By Anna Young
Thousands of children and families were covered in mud on Saturday as they spent the day raising money for pediatric cancer research during the sixth annual Muddy Puddles Project Mess Fest celebration.
Despite a heavy rainstorm kicking off the five-hour event, several thousand families throughout the tristate area flooded Kiwi Country Day Camp in Mahopac to honor and remember children who have either been diagnosed with cancer or lost their battle to the disease. Event coordinator Ali Stern said parents and kids are encouraged to be carefree in honor of those who can’t.
“Today we throw food, jump in the mud, get messy and have fun,” Stern said. “It’s a wonderful feeling to see people want to honor these kids.”
With many activities offered, including a ziplining course, a food fight station, splatter paint, pie tossing, obstacle course, slip-n-slide, swimming, pony rides, magic shows and much more, the pinnacle portion of the day came when Muddy Puddles Project founders Louis and Cindy Campbell took a dive into the events giant mud pit.
“There are a lot of disabled children, children with cancer, and children who otherwise can’t jump in muddy puddles or do the things that other kids and their parents take for granted,” Cindy Campbell said. “This is a metaphor to just jump in and take chances and embrace life.”
The Campbell’s founded the Muddy Puddles Project after their five-year-old son, Ty, lost his battle to brain cancer in 2012. While Ty fought a gallant three-year battle against the disease, he dreamed of jumping in a muddy puddle when he was cured, resembling what his cartoon hero Peppa Pig did on television.
While Ty never got the chance to jump in that muddy puddle, the Mess Fest was created in his memory to celebrate childhood, Stern said.
“It’s our favorite day of the year,” Campbell said. “I hope it never ends and people continue to come out and understand the cause and raise money.”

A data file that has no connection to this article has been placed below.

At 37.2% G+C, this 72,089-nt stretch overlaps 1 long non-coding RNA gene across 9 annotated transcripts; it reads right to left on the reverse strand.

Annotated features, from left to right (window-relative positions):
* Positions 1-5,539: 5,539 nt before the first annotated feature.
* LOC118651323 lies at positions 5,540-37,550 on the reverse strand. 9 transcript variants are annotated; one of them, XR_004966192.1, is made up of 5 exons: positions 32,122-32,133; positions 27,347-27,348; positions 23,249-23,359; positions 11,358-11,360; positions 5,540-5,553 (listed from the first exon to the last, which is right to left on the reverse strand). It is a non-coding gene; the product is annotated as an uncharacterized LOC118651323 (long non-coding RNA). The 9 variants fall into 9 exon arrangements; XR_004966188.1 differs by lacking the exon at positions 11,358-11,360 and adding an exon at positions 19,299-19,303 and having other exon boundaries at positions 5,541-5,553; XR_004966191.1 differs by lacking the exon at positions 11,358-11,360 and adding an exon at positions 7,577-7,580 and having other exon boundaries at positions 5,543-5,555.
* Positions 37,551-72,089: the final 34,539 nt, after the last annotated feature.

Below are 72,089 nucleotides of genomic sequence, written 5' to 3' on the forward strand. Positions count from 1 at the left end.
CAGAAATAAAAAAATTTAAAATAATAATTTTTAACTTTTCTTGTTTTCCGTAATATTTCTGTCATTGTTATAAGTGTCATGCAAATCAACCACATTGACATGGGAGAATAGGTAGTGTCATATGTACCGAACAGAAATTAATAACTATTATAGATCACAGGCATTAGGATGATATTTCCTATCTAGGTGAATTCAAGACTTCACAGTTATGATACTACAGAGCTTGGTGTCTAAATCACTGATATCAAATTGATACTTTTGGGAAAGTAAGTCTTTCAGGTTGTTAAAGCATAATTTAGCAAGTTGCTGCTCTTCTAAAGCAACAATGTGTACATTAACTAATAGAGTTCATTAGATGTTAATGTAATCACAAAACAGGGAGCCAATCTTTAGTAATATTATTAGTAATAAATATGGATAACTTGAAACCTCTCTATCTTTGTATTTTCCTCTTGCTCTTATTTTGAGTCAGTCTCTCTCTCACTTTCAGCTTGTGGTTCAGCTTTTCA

With funds generated from the event benefit the Ty Louis Campbell Foundation, Stern hopes the August 4 event raised close to $100,000. The nonprofit organization funds innovative research and clinical trials specifically geared toward the treatment of the most aggressive and deadly childhood cancers to improve long-term survival rates and minimize side-effects.
They also aim to help care for families with children undergoing treatment by providing financial assistance and uplifting experiences
Somers resident Antigona Gjini attended the event with her family for the first time after friends spoke highly of the Ty Louis Campbell Foundation.
You never know what could happen and you need to support and help in any way possible, she said.
“I think showing up shows that you care about people,” said 11-year-old Armonk resident Nikolet Vataj, who recently lost a friend to cancer. “It probably means a lot to the parents of those children.”
While the event is no stranger to rain, Stern believes Ty looks down on his family every year making sure the puddles are extra muddy for all to enjoy.
“It has rained the morning of this event ever year and then it clears up,” Stern said. “I truly believe Ty is watching us and making sure this a great day.”